“We discovered at least 10 sites of international importance for birds, yet still without proper protection”, said Bai Qingquan, one of the coordinators of China Coastal Waterbird Census Team.

The latest report, which covers the period from 2010–11, presents a huge amount of information about China’s coastal avifauna. A total of 161 species were recorded during the survey, including 21 globally threatened species.

Peak counts occurred during April’s northward migration period, when almost 266,000 individual waterbirds were logged from 111 species. Twenty per cent or more of the entire population of the following globally threatened birds were recorded during the latest census: Spoon-billed Sandpiper Calidris pygmaea (Critically Endangered: 103), Saunders’s Gull Saundersilarus saundersi (Vulnerable: 5,451), Relict Gull Larus relictus (Vulnerable: 6,005), Black-faced Spoonbill Platalea minor (Endangered: 561) and Siberian Crane Leucogeranus leucogeranus (Critically Endangered: 700).

“The China Coastal Waterbird Count, which is organised and implemented solely by volunteer bird watchers has lasted for 10 years and is a great example of Citizen Science”, said Vivian Fu, Assistant Manager of Hong Kong Bird Watching Society/BirdLife International China Programme. “The findings of the census not only display significant scientific value, but also contribute to the conservation of sites and species of international importance. We hope that more and more people will join us in future.”

The report, which is written in Chinese, with an English summary and annotations, can be downloaded here (PDF, 55 MB).

The China Coastal Waterbird Census has been coordfinated by the The Hong Kong Bird Watching Society (BirdLife Hong Kong) and over the years has received support from the following donors: the Darwin Initiative; Ocean Park Conservation Foundation, Hong Kong; Ernest Kleinwort Charitable Trust; the Tolkien Trust; the Asian Waterbird Conservation Fund; and Ford Green Awards.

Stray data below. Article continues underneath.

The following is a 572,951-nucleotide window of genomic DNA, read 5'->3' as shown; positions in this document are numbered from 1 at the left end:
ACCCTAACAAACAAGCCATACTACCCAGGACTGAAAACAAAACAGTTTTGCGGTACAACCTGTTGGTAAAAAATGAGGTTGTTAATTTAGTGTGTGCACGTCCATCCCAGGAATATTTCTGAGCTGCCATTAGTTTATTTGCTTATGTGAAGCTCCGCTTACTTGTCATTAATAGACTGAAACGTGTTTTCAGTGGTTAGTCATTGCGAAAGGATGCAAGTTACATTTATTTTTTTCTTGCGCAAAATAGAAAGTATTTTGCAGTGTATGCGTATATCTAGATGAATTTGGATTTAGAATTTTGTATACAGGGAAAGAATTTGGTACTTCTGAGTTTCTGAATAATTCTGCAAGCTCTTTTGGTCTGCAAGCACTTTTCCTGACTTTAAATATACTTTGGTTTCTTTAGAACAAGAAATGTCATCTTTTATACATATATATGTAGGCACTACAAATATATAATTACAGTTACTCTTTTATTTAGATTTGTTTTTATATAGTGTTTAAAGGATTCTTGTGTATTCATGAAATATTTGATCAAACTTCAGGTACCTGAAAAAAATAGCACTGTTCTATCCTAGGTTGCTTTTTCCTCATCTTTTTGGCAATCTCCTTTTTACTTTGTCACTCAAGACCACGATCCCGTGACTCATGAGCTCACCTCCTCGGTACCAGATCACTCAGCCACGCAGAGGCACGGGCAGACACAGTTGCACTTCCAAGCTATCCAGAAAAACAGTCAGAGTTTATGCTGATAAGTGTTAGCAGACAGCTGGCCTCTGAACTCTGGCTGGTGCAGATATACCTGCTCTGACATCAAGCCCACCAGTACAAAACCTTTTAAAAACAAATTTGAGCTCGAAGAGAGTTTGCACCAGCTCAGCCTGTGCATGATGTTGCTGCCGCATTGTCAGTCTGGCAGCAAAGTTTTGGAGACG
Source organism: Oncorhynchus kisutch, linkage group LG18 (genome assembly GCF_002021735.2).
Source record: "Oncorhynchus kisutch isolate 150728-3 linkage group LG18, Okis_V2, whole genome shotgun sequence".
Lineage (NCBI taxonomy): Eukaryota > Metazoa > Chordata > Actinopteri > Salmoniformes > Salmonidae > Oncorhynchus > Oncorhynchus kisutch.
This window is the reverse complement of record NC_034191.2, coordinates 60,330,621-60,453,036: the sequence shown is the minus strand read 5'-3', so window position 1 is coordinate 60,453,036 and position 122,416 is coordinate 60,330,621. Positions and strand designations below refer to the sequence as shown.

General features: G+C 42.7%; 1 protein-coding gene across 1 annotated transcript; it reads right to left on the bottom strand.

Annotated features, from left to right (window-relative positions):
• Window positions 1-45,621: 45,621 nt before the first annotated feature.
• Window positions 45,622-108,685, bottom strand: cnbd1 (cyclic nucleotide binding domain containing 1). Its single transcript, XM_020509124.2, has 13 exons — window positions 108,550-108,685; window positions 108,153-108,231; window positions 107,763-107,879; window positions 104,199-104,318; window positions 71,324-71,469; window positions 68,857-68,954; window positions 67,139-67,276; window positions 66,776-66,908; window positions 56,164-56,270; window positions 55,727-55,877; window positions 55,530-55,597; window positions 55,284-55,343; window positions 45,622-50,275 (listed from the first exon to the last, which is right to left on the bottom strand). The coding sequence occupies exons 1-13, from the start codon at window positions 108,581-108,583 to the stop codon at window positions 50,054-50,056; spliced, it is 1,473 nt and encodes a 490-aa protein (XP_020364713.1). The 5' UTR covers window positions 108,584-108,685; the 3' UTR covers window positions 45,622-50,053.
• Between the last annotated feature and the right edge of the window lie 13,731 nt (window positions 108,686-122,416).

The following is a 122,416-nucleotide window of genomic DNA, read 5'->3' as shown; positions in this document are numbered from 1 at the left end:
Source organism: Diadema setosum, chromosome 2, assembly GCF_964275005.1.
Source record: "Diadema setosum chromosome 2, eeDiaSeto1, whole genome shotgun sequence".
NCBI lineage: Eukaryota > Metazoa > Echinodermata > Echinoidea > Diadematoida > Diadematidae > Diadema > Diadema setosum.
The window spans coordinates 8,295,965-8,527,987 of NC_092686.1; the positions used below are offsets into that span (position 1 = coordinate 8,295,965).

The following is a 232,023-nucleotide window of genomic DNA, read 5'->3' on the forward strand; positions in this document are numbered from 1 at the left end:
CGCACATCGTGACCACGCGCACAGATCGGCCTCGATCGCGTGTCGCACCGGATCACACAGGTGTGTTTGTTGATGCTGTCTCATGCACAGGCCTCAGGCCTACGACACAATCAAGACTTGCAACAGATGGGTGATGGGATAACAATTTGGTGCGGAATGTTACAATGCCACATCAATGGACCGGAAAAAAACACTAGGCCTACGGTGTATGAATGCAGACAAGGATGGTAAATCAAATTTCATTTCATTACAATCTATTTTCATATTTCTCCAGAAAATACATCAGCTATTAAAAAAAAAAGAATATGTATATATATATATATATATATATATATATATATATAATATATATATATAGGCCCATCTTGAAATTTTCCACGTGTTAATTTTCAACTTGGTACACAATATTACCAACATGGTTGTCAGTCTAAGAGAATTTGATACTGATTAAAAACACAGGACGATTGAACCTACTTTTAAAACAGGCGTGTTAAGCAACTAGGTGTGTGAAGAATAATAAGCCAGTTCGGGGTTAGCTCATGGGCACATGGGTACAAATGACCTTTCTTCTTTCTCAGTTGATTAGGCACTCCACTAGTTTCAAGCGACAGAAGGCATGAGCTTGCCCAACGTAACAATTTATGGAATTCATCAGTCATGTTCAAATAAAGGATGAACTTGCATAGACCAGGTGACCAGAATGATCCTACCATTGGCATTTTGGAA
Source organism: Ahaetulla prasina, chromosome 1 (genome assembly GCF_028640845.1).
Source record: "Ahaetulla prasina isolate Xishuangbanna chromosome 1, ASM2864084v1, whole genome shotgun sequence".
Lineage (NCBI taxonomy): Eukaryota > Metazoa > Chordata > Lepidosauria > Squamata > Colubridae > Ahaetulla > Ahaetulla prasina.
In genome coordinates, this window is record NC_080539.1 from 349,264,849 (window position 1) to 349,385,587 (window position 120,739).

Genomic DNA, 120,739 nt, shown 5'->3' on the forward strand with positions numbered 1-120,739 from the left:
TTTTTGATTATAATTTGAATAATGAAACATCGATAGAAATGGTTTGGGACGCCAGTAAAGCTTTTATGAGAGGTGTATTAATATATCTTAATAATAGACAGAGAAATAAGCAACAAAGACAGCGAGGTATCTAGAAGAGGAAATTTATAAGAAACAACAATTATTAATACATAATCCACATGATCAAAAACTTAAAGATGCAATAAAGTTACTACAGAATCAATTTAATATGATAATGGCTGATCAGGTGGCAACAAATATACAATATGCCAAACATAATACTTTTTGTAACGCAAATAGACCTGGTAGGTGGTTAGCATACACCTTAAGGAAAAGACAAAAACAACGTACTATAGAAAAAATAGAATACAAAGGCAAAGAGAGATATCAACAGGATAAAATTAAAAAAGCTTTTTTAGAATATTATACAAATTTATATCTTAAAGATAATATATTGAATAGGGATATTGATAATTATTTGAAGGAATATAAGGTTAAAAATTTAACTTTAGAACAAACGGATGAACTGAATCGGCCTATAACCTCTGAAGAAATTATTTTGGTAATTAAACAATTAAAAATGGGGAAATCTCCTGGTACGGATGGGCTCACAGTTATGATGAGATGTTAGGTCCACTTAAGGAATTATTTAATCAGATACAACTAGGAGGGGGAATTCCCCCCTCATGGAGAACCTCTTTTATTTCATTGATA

Spectacular Geminid meteor shower in China


This video says about itself:

Chinese Star Gazers Witness Peak of Geminid Meteor Shower

15 December 2015

Star gazers in some parts of China had the opportunity to witness the peak of the Geminid meteor shower on early Monday and Tuesday mornings.

As the most consistent and active annual shower, the Geminids were seen from Monday to Tuesday. As the date of its highest intensity being at dawn on Dec. 15, star gazers can see 120 meteors per hour with interference of moonlight.

Star gazers in Taiyuan, capital of north China’s Shanxi Province, went to the mountains to catch views of the Geminids.

“One student has seen more than 60 meteors….I will count the number. It is very exciting,” said Yang Jun, one star gazer.

As the Geminids are always seen in December, star gazers must keep themselves warm if they want to watch it outdoors. Although it was quite cold, they chose to lie on the ground rather than stay in their cars to enjoy a better view.

“The Geminid meteor shower is hard to witness and there are only three good chances to see them. So we should seize every opportunity. Lying on the ground will give us a wider view of the meteors unlike inside the car where it is much warmer but we can see fewer meteors,” said Yin Jian, another star gazer.

More on this is here.

From timeanddate.com:

In 2016, the Quadrantids [meteor shower] will peak on January 4. A third quarter Moon will make for good viewing conditions. Astronomers suggest that observers try their luck after midnight on January 4.